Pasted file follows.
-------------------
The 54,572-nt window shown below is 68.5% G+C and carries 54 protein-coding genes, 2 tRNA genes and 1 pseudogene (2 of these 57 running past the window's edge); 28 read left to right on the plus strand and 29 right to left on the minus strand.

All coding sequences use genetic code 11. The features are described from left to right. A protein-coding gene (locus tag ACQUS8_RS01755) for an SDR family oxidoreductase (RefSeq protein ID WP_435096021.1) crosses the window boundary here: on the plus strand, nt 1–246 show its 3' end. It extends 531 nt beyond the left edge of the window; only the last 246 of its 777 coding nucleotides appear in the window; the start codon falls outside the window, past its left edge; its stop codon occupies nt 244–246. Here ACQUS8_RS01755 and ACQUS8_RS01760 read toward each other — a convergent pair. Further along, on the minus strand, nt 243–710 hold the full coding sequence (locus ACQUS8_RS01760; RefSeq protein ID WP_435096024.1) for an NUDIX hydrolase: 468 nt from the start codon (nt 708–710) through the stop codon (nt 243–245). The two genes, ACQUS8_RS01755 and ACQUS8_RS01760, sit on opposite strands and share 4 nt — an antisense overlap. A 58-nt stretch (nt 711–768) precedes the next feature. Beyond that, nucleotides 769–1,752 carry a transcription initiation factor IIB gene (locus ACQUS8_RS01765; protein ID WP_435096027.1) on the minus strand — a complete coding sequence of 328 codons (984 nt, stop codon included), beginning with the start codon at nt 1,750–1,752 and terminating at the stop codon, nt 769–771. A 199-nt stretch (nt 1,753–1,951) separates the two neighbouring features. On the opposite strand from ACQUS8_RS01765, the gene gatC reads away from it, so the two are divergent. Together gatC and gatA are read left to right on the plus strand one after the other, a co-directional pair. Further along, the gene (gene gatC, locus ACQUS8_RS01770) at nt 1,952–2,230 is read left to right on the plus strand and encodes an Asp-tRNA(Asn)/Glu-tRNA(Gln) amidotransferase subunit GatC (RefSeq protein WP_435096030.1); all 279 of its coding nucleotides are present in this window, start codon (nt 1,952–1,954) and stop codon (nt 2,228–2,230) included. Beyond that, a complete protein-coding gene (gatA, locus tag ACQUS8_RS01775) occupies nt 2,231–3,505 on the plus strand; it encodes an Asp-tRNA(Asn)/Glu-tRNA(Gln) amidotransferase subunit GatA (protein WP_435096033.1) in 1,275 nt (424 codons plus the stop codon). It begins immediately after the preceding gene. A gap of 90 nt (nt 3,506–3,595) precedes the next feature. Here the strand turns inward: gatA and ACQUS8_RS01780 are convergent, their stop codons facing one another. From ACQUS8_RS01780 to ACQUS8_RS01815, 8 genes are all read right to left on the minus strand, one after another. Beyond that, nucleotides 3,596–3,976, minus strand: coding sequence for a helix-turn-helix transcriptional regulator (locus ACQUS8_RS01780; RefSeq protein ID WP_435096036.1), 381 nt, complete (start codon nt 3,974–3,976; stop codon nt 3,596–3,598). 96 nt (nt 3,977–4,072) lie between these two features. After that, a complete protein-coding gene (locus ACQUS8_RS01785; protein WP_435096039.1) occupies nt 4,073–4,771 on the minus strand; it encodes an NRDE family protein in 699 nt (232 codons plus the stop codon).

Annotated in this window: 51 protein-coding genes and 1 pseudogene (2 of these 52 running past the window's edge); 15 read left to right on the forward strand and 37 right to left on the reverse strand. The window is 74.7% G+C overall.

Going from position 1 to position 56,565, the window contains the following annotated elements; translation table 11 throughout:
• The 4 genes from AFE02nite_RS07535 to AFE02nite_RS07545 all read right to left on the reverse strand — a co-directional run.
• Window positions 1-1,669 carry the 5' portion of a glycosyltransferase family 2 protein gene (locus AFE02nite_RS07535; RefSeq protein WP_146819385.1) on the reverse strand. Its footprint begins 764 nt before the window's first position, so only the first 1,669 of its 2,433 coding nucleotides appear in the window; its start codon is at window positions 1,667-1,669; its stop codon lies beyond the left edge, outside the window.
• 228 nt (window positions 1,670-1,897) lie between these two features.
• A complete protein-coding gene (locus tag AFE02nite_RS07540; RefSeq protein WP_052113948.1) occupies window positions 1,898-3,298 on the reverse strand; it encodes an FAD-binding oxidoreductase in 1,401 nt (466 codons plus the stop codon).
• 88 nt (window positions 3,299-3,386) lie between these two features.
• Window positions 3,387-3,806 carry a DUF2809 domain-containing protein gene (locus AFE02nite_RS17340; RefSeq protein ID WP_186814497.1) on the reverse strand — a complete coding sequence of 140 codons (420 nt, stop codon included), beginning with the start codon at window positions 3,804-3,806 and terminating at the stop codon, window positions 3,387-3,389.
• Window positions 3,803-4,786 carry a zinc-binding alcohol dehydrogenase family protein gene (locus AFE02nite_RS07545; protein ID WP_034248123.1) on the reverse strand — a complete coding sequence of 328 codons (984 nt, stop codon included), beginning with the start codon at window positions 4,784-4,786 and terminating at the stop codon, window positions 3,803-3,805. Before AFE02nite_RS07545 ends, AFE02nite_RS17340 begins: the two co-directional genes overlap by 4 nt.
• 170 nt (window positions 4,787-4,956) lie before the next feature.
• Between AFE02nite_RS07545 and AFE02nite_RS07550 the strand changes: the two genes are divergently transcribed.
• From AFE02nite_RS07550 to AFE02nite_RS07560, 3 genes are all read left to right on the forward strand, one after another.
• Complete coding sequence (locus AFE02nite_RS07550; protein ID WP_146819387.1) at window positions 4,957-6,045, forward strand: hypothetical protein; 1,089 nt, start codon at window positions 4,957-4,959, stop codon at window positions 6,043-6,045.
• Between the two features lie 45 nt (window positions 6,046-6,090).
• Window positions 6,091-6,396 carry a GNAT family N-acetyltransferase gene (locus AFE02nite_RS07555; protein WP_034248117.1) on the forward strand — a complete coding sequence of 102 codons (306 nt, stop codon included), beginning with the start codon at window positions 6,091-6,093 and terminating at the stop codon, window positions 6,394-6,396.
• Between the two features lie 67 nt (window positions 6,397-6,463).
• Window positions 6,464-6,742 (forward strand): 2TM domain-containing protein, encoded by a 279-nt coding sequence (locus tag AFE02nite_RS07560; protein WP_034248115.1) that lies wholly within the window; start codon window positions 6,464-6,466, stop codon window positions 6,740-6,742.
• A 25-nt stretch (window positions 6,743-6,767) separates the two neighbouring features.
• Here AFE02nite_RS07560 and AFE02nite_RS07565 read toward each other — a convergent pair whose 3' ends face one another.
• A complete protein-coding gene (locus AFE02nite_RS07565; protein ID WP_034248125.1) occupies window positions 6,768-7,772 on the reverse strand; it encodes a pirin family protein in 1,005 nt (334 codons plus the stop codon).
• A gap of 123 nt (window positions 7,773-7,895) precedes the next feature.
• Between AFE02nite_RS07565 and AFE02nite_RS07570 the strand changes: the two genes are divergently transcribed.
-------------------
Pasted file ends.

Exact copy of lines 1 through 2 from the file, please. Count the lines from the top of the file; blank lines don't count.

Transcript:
The 54,572-nt window shown below is 68.5% G+C and carries 54 protein-coding genes, 2 tRNA genes and 1 pseudogene (2 of these 57 running past the window's edge); 28 read left to right on the plus strand and 29 right to left on the minus strand.

All coding sequences use genetic code 11. The features are described from left to right. A protein-coding gene (locus tag ACQUS8_RS01755) for an SDR family oxidoreductase (RefSeq protein ID WP_435096021.1) crosses the window boundary here: on the plus strand, nt 1–246 show its 3' end. It extends 531 nt beyond the left edge of the window; only the last 246 of its 777 coding nucleotides appear in the window; the start codon falls outside the window, past its left edge; its stop codon occupies nt 244–246. Here ACQUS8_RS01755 and ACQUS8_RS01760 read toward each other — a convergent pair. Further along, on the minus strand, nt 243–710 hold the full coding sequence (locus ACQUS8_RS01760; RefSeq protein ID WP_435096024.1) for an NUDIX hydrolase: 468 nt from the start codon (nt 708–710) through the stop codon (nt 243–245). The two genes, ACQUS8_RS01755 and ACQUS8_RS01760, sit on opposite strands and share 4 nt — an antisense overlap. A 58-nt stretch (nt 711–768) precedes the next feature. Beyond that, nucleotides 769–1,752 carry a transcription initiation factor IIB gene (locus ACQUS8_RS01765; protein ID WP_435096027.1) on the minus strand — a complete coding sequence of 328 codons (984 nt, stop codon included), beginning with the start codon at nt 1,750–1,752 and terminating at the stop codon, nt 769–771. A 199-nt stretch (nt 1,753–1,951) separates the two neighbouring features. On the opposite strand from ACQUS8_RS01765, the gene gatC reads away from it, so the two are divergent. Together gatC and gatA are read left to right on the plus strand one after the other, a co-directional pair. Further along, the gene (gene gatC, locus ACQUS8_RS01770) at nt 1,952–2,230 is read left to right on the plus strand and encodes an Asp-tRNA(Asn)/Glu-tRNA(Gln) amidotransferase subunit GatC (RefSeq protein WP_435096030.1); all 279 of its coding nucleotides are present in this window, start codon (nt 1,952–1,954) and stop codon (nt 2,228–2,230) included. Beyond that, a complete protein-coding gene (gatA, locus tag ACQUS8_RS01775) occupies nt 2,231–3,505 on the plus strand; it encodes an Asp-tRNA(Asn)/Glu-tRNA(Gln) amidotransferase subunit GatA (protein WP_435096033.1) in 1,275 nt (424 codons plus the stop codon). It begins immediately after the preceding gene. A gap of 90 nt (nt 3,506–3,595) precedes the next feature. Here the strand turns inward: gatA and ACQUS8_RS01780 are convergent, their stop codons facing one another. From ACQUS8_RS01780 to ACQUS8_RS01815, 8 genes are all read right to left on the minus strand, one after another. Beyond that, nucleotides 3,596–3,976, minus strand: coding sequence for a helix-turn-helix transcriptional regulator (locus ACQUS8_RS01780; RefSeq protein ID WP_435096036.1), 381 nt, complete (start codon nt 3,974–3,976; stop codon nt 3,596–3,598). 96 nt (nt 3,977–4,072) lie between these two features. After that, a complete protein-coding gene (locus ACQUS8_RS01785; protein WP_435096039.1) occupies nt 4,073–4,771 on the minus strand; it encodes an NRDE family protein in 699 nt (232 codons plus the stop codon).